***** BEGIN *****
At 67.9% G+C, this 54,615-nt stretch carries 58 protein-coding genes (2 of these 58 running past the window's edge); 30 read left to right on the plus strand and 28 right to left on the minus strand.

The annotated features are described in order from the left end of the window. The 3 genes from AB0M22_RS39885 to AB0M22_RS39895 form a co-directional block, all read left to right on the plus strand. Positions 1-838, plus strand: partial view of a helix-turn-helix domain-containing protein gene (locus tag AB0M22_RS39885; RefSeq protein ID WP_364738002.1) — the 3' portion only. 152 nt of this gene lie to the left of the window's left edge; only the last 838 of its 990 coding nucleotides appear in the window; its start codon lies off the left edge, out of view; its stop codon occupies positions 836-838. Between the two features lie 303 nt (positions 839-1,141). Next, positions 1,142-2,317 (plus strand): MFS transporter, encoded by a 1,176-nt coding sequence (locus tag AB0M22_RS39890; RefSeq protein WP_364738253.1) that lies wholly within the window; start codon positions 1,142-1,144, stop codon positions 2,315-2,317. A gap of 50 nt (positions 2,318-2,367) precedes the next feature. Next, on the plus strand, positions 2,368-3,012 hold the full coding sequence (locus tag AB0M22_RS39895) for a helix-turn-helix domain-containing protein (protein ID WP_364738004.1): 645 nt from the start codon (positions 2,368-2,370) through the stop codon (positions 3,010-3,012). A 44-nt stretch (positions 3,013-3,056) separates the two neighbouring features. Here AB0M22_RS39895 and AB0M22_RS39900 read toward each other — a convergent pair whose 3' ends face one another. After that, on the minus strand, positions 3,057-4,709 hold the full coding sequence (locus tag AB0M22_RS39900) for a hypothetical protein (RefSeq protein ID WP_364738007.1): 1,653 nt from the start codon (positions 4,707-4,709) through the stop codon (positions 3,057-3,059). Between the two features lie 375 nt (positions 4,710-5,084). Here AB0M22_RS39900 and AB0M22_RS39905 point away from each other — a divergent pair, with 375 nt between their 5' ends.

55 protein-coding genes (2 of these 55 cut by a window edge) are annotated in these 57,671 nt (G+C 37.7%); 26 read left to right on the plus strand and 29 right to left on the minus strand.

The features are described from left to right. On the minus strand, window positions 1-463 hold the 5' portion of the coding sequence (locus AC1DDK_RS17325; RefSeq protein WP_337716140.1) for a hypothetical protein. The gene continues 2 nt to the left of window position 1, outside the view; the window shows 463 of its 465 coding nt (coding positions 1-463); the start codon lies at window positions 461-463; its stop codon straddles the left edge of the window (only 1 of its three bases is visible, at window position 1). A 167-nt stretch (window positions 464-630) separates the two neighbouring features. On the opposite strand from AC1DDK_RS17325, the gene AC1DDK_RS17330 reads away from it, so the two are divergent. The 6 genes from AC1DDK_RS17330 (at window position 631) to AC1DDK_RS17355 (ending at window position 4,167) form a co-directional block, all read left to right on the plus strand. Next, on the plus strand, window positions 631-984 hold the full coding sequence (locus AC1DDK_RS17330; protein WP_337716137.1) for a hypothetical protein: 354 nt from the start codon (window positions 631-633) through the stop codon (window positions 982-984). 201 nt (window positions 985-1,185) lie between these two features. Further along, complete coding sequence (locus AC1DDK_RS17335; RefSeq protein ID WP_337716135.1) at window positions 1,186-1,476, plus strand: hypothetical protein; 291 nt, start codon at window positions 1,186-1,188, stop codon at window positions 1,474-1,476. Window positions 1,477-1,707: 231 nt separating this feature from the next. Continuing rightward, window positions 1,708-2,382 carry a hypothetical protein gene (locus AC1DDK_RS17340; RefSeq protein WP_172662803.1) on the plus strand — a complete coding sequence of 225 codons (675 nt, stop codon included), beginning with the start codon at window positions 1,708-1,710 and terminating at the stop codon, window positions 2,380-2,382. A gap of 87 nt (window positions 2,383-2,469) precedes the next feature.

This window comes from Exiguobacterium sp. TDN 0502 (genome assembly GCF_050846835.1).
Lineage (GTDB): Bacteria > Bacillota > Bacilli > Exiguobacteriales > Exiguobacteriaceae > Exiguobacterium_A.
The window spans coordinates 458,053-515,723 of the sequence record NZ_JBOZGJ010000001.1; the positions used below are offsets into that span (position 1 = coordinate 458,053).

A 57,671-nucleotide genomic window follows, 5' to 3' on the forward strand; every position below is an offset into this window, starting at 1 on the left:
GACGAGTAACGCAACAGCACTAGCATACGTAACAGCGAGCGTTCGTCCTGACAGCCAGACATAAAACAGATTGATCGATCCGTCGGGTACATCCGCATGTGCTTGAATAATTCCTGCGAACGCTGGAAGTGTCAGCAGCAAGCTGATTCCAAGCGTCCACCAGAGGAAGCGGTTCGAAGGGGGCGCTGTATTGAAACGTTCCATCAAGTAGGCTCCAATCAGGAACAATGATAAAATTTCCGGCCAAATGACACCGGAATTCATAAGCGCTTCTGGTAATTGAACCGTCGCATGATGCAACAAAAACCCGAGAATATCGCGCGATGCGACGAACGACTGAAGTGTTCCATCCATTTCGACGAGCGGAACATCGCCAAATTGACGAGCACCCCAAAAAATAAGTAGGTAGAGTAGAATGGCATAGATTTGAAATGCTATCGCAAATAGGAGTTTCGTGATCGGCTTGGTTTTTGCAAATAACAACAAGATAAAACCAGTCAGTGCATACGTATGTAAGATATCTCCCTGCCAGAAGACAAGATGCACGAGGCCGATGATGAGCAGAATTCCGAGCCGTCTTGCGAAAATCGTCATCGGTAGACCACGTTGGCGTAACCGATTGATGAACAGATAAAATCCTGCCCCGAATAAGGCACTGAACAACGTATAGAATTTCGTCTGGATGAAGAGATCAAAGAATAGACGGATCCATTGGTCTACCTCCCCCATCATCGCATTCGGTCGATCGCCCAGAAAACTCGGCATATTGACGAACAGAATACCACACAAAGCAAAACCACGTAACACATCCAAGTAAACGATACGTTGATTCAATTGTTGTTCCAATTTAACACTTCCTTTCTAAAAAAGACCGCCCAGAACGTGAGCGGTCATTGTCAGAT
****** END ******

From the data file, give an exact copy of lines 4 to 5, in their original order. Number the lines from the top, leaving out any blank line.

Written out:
The features are described from left to right. On the minus strand, window positions 1-463 hold the 5' portion of the coding sequence (locus AC1DDK_RS17325; RefSeq protein WP_337716140.1) for a hypothetical protein. The gene continues 2 nt to the left of window position 1, outside the view; the window shows 463 of its 465 coding nt (coding positions 1-463); the start codon lies at window positions 461-463; its stop codon straddles the left edge of the window (only 1 of its three bases is visible, at window position 1). A 167-nt stretch (window positions 464-630) separates the two neighbouring features. On the opposite strand from AC1DDK_RS17325, the gene AC1DDK_RS17330 reads away from it, so the two are divergent. The 6 genes from AC1DDK_RS17330 (at window position 631) to AC1DDK_RS17355 (ending at window position 4,167) form a co-directional block, all read left to right on the plus strand. Next, on the plus strand, window positions 631-984 hold the full coding sequence (locus AC1DDK_RS17330; protein WP_337716137.1) for a hypothetical protein: 354 nt from the start codon (window positions 631-633) through the stop codon (window positions 982-984). 201 nt (window positions 985-1,185) lie between these two features. Further along, complete coding sequence (locus AC1DDK_RS17335; RefSeq protein ID WP_337716135.1) at window positions 1,186-1,476, plus strand: hypothetical protein; 291 nt, start codon at window positions 1,186-1,188, stop codon at window positions 1,474-1,476. Window positions 1,477-1,707: 231 nt separating this feature from the next. Continuing rightward, window positions 1,708-2,382 carry a hypothetical protein gene (locus AC1DDK_RS17340; RefSeq protein WP_172662803.1) on the plus strand — a complete coding sequence of 225 codons (675 nt, stop codon included), beginning with the start codon at window positions 1,708-1,710 and terminating at the stop codon, window positions 2,380-2,382. A gap of 87 nt (window positions 2,383-2,469) precedes the next feature.

This window comes from Exiguobacterium sp. TDN 0502 (genome assembly GCF_050846835.1).